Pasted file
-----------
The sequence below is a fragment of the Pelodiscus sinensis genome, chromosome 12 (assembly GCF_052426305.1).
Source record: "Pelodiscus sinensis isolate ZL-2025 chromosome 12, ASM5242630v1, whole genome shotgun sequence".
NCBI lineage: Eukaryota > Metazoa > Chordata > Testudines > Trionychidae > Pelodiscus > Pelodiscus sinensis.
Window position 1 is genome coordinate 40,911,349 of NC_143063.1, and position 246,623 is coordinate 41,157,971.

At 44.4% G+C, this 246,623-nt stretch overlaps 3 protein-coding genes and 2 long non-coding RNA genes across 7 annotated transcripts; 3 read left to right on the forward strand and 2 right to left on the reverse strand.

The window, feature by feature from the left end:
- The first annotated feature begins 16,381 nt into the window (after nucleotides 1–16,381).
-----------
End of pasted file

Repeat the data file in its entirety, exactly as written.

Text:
The sequence below is a fragment of the Pelodiscus sinensis genome, chromosome 12 (assembly GCF_052426305.1).
Source record: "Pelodiscus sinensis isolate ZL-2025 chromosome 12, ASM5242630v1, whole genome shotgun sequence".
NCBI lineage: Eukaryota > Metazoa > Chordata > Testudines > Trionychidae > Pelodiscus > Pelodiscus sinensis.
Window position 1 is genome coordinate 40,911,349 of NC_143063.1, and position 246,623 is coordinate 41,157,971.

At 44.4% G+C, this 246,623-nt stretch overlaps 3 protein-coding genes and 2 long non-coding RNA genes across 7 annotated transcripts; 3 read left to right on the forward strand and 2 right to left on the reverse strand.

The window, feature by feature from the left end:
- The first annotated feature begins 16,381 nt into the window (after nucleotides 1–16,381).